CHARLOTTE, NC (Ann Doss Helms/The Charlotte Observer) - Charlotte-Mecklenburg Schools' youngest children are being suspended at much lower rates this school year, the result of a push to find better ways to deal with 5- to 7-year-olds who shove, hit, disrupt class and otherwise behave badly.
As of mid-October the district had suspended 23 children in grades K-2, compared with 94 during the same period in the previous school year. The goal is to avoid labeling young children as troublemakers and kicking them out of school, which can set them on a path to failure in school and in life.
For more than a year the school board grappled with the best way to do that. Board member Ericka Ellis-Stewart pushed for a moratorium on suspending children younger than third grade, but most board members wanted to keep that option open for the most severe cases.
For instance, three young students have been suspended for bringing knives to school this year. Others have been removed after being extremely aggressive with classmates or adults, said Kathy Elling, associate superintendent of school performance.
"We want kids to be safe," Elling said Monday. "We want kids to be able to express what's going on with them in a way that enables them to learn and grow, both socioeconomically and academically. We want classrooms to be safe, so that students don't have to worry about potentially explosive situations happening in classrooms. And we want the adults to be able to teach."
CMS officials and community activists hailed the drop in suspensions as a promising start, though concerns remain that black boys still account for most of the K-2 suspensions.
The numbers present a classic optimistic-pessimist dilemma: Celebrate the fact that the number of young black males suspended dropped from 60 during the first few weeks of 2016-17 to 16 during the same stretch this year? Or raise concern that those 16 represent almost 70 percent of all K-2 students suspended so far this year, while black males are only 19 percent of the CMS student body?
Dee Rankin, chair of the Charlotte-Mecklenburg Black Political Caucus' education committee, says his answer is both.
Rankin said he's pleased to see the numbers, which were reported to the school board and media as part of policy charging Superintendent Clayton Wilcox with helping principals bring down suspensions. But he's still concerned about the racial breakdown.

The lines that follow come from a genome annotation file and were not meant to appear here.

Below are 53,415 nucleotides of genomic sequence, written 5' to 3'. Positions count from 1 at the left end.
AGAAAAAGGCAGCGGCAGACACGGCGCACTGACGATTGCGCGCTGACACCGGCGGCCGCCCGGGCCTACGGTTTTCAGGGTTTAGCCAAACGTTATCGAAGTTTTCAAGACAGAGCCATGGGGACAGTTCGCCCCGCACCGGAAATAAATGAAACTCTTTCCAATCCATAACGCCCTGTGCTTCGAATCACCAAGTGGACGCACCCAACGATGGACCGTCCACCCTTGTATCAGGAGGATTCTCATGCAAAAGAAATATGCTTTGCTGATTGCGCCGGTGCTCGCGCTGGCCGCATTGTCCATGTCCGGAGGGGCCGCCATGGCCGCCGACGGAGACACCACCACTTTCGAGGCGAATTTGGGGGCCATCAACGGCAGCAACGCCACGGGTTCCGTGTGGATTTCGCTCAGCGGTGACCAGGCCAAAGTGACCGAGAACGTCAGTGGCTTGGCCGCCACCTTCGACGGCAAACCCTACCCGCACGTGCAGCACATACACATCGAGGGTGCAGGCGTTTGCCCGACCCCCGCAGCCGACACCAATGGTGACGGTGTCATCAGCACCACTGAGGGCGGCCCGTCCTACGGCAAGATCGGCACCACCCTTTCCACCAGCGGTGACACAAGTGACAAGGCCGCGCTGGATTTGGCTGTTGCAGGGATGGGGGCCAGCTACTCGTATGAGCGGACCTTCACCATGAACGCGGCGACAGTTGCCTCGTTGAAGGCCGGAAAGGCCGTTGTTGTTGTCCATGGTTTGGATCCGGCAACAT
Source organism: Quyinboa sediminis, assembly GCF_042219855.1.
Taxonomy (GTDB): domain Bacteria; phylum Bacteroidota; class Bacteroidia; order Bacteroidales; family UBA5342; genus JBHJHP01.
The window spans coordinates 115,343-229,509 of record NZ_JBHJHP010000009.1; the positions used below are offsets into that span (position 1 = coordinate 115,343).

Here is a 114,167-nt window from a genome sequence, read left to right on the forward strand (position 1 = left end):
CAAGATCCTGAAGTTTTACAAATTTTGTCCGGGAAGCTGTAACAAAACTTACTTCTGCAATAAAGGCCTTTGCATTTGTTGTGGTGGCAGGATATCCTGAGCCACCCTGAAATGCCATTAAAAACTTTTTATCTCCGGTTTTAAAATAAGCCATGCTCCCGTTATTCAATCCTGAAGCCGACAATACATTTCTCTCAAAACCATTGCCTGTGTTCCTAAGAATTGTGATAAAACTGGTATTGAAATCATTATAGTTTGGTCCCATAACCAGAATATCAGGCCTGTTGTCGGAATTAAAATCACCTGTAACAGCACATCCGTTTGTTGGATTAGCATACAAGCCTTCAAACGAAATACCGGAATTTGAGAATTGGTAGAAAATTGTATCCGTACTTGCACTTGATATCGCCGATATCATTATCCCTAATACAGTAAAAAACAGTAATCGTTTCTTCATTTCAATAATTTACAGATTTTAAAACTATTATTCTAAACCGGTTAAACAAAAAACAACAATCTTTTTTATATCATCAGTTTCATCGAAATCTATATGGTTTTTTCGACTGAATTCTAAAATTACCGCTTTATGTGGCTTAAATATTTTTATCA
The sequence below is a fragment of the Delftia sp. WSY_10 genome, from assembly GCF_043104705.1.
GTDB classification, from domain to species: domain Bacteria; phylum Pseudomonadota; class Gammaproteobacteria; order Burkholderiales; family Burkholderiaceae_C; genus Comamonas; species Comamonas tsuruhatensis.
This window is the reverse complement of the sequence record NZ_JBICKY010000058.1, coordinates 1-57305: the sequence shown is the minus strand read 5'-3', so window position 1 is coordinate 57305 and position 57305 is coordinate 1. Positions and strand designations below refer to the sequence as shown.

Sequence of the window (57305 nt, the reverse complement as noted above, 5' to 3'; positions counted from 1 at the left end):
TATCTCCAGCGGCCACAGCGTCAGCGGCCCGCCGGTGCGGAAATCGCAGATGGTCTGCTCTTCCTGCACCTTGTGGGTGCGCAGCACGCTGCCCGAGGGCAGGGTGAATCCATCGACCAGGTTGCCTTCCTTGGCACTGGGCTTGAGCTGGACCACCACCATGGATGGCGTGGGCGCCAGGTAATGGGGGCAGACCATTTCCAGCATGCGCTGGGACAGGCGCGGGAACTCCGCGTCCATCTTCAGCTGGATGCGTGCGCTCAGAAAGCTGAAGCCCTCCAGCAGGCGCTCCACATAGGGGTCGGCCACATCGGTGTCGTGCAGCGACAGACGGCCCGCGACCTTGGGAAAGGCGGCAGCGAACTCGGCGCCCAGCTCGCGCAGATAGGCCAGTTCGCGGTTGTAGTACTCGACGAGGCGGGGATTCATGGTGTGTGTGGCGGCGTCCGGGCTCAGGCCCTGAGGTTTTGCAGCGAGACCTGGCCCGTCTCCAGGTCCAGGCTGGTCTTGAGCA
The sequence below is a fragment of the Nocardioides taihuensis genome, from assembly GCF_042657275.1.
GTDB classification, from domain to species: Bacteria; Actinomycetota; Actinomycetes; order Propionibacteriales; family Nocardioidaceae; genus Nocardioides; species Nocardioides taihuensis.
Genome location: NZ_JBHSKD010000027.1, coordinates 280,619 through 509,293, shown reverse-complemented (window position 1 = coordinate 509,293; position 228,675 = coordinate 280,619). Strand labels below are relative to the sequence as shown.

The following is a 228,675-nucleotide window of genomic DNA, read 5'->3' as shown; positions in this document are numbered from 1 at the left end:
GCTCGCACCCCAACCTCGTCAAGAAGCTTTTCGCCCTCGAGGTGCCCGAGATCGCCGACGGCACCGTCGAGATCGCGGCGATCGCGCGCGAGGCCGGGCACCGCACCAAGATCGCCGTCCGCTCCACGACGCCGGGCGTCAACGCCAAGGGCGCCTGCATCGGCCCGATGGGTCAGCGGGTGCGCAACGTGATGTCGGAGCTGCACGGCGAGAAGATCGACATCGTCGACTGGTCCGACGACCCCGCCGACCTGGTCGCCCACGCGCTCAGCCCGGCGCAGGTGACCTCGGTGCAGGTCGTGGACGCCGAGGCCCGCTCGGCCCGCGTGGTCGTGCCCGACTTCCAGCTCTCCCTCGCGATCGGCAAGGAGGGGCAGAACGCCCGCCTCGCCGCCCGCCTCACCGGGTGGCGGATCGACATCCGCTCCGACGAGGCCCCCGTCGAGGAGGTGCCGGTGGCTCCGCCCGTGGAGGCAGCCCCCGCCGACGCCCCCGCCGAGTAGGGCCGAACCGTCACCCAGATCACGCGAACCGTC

"We know that the infractions aren't only occurring with black students. That just doesn't make any logical sense," Rankin said.
A separate report, produced at the request of school board candidate Sean Strain, shows how the trends set in early childhood turn into big numbers with serious repercussions. That report showed that African-American students, who make up 38 percent of the student body, account for about 75 percent of all suspensions for all grades so far this year.
That translates to 1,189 African-American males who have logged 1,593 suspensions in the first few weeks of school, a rate of 4.2 percent. In comparison, African-American females have been suspended at a rate of 1.9 percent, Hispanic males at 1.3 percent and other groups at less than 1 percent.
Disproportionate suspension of black students is viewed by some as the first step in what has been dubbed "the school-to-prison pipeline," which will be the focus of a Charlotte Women's March forum on Nov. 16. Strain requested this year's numbers in preparation for that event.
Those who argue that high suspension rates for black students are based on racism note that the bulk of suspensions for minority students aren't for clear-cut offenses like bringing weapons or drugs to school, but for those open to interpretation, such as aggressive or disruptive behavior.
The report comparing K-2 CMS suspensions in fall of 2016 and fall of 2017 show that's where the big change came. CMS suspended 79 children for aggressive behavior in 2016, compared with 11 in 2017. Disruptive behavior brought 27 suspensions in 2017 and four this year.
Elling said in the early grades, aggressive behavior usually involves shoving or hitting children or adults. Disruptive behavior might mean wandering around the classroom interfering with students who are trying to focus on their work despite a teacher's best efforts to get the student back on track.
The quest to cut suspensions starts with such basics as teaching classroom routines and helping young children learn safe ways to express anger or frustration, Elling said. "You can very well teach little people to stop, sit and think before you act," she said.
Teachers recognize and reward good behavior. These tactics aren't new, but Elling said CMS is providing extra support and training. She said she recently watched a teacher use ClassDojo, an app that lets teachers give students points toward rewards with a digital click, allowing children to get the praise immediately without disrupting the lesson.
When violations happen, teachers are encouraged to consider options such as removing the child from the situation and encouraging reflection on what happened and how it could have been handled better. School administrators decide when a suspension is merited.
A policy the school board approved in August added a new layer: Every suspension below third grade now requires approval from the superintendent.
That doesn't appear to be a major factor in the decline so far. Wilcox had just started as superintendent in July and was gearing up for the start of school when the board voted. The district had to work out a review system that was realistic given his overall workload, Elling said.
An email system was launched after the year began, Elling said. So far Wilcox has reviewed six requests and approved four of them.
School board member Rhonda Lennon, who made the motion to require the superintendent's review, said she's encouraged by the first report.
"I think we're going to make a difference in the lives of children this way," she said Monday.